To prepare my pre-match chat with the players, I admit I struggled to find an original idea. My objective was clear. Not to let ourselves be intoxicated by our great victory against Australia, not to fall into euphoria, overconfidence or even complacency. Don’t let us get caught up in the triumphant delirium of the fans who incense us as quickly as they lynch us. One day princes, the next go barefoot. It was therefore necessary to provoke an electric shock, a mental slap, to remind my troupe that they were nothing but a bunch of kids in search of an epic. No more no less. 2018? It was an eternity ago, a time before the Covid. Since then, the time clock has erased everything. It was therefore necessary to bring them back to this harsh reality, to zero time, to this fight of titans where they are not the favorites. And, to convince them of this outsider status, it was necessary to forget for a moment his crampons, his adductors, his leg crossings, his triangle game, and deal with an invisible material, infinitely more difficult to manipulate than the calf, quadriceps or hamstring: the soul.
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The sequel after the ad
I know, I’m stepping forward, I’m taking a risk. I play the ominous birds. But we had to get back to basics, the base, the base: nothing is gained without an extra soul, without this miracle of the bond that is forged between beings during a common adventure, whether it be sporting, cultural, or political. However, for this high-risk match, I had a big problem to solve. Our adversary, in this area, had an advantage over us: he already had his extra soul. And a huge one. Its players have indeed sealed a magic pact around their captain, Christian Eriksen, Manchester United player, saved from a heart attack in the middle of a match, a year and a half earlier, returned from the dead, resuscitated by an army physiotherapists, physiotherapists, and by the unfailing friendship of its footballing partners. They made it an indestructible icon. A myth. These Vikings, disciples of Luther, beyond being a balanced, very playful team, are therefore carried by a weapon of mass destruction: a form of mystique of victory. Eriksen has somehow entered into a category of his own. He was sanctified during his lifetime. Saint Christian wears the number 10 of Denmark and makes millimeter centers, as if carried by a celestial hand.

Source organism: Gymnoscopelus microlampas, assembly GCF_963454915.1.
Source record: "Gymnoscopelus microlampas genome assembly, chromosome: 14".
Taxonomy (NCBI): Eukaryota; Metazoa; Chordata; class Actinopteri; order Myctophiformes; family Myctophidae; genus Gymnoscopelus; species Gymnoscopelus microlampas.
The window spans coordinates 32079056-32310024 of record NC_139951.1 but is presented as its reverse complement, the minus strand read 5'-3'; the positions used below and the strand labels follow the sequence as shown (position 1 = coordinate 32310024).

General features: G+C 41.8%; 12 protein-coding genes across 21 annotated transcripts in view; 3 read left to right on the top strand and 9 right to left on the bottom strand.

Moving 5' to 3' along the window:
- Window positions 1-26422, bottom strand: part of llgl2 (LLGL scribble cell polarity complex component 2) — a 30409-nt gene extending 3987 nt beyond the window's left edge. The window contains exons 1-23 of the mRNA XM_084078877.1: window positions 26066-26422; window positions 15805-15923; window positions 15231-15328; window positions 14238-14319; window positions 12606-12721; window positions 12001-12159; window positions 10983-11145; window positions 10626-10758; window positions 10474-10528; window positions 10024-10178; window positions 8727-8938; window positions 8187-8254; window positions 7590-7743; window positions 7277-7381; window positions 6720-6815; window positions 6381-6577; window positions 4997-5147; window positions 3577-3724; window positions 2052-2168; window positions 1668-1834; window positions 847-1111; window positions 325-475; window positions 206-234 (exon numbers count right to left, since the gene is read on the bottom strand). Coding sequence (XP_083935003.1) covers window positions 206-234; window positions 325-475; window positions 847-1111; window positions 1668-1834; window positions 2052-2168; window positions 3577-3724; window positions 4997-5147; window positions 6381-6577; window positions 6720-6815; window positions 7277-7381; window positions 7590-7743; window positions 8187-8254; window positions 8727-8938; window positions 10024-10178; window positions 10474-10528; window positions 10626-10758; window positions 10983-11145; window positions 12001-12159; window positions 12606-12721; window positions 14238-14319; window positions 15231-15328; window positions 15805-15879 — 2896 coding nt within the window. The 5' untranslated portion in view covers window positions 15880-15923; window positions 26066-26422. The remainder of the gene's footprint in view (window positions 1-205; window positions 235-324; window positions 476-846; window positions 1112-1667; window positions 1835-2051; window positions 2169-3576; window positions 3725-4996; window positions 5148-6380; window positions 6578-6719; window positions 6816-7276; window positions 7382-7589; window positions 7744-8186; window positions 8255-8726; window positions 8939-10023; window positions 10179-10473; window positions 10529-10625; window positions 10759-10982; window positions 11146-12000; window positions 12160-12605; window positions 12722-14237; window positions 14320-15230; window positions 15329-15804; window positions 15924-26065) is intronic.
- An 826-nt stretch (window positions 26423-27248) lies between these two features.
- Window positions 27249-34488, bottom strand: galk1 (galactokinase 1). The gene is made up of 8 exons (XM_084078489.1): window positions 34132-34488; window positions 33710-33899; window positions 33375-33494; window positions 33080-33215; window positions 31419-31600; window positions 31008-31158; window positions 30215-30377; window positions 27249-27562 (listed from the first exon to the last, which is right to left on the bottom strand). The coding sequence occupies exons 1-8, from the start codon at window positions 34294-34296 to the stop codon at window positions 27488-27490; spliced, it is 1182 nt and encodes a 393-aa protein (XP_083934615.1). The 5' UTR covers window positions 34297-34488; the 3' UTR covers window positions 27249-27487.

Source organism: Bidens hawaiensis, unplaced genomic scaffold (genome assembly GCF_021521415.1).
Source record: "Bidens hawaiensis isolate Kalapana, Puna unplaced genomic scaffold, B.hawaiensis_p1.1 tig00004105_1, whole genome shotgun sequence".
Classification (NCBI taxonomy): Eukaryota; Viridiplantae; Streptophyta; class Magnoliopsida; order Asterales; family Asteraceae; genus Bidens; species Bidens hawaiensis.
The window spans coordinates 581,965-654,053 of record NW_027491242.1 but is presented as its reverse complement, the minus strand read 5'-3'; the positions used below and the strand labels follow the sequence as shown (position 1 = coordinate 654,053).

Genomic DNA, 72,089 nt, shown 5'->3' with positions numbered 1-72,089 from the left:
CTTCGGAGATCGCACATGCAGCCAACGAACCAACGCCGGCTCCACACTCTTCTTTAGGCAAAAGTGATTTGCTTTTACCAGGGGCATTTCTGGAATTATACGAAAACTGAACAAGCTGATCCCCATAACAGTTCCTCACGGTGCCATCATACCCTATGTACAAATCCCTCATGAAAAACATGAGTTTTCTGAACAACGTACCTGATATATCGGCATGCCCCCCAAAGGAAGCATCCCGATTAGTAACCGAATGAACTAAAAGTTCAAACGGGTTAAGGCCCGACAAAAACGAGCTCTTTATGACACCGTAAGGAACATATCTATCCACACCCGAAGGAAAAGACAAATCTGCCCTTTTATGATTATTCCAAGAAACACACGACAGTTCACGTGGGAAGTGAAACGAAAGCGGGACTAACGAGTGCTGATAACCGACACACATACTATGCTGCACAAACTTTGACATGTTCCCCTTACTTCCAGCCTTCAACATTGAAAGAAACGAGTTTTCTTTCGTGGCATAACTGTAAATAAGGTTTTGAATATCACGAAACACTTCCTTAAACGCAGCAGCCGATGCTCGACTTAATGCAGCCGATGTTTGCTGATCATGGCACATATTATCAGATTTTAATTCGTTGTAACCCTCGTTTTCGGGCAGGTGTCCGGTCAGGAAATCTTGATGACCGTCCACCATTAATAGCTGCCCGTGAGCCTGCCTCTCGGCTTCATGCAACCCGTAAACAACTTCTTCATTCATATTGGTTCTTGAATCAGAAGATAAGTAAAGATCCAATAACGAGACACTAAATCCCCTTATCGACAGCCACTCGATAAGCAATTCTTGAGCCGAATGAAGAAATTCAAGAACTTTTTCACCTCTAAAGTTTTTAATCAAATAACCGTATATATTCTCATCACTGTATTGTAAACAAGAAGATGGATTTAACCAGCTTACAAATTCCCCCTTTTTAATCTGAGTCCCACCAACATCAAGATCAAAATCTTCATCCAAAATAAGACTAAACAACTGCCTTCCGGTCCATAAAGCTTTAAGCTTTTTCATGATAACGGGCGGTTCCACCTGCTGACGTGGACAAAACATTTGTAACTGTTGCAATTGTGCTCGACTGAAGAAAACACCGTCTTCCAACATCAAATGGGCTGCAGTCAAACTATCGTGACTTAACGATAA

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What could I tell my players, these Game Boy fans, repeat selfies, these laboratory athletes, gifted, prepared for all the races, all the shocks, all the tackles, so as not to fall into the trap of Saint Christian, to speak to them of their own soul, that little thing, that will-o’-the-wisp floating above the stadiums which creates great destinies? I then immersed myself in the tale of Andersen, “the Little Mermaid”, this legend born from the spirit of the Danish writer who populated so many children’s dreams. I have, of course, simplified, advanced in broad strokes. I went to the essentials. The Little Mermaid, therefore, by getting closer to the universe of men, discovers that they are mortal, but that they have something unique: their soul is eternal. You have a soul, dear Blues! It’s up to you to transcend it. The battle against Denmark will be won on this ground, and not elsewhere, I launched, prophetically. Everyone listened to me, captivated, taken aback by the appearance of a Scandinavian naiad at the heart of their mental preparation, doubtless wondering if I had been marabouted by who knows what charlatan hanging around in our football circles. My own staff watched me for a while, wondering about the effectiveness of this quasi-cerebral coaching. The French team in search of its soul? Yes, but still put the crampons back on…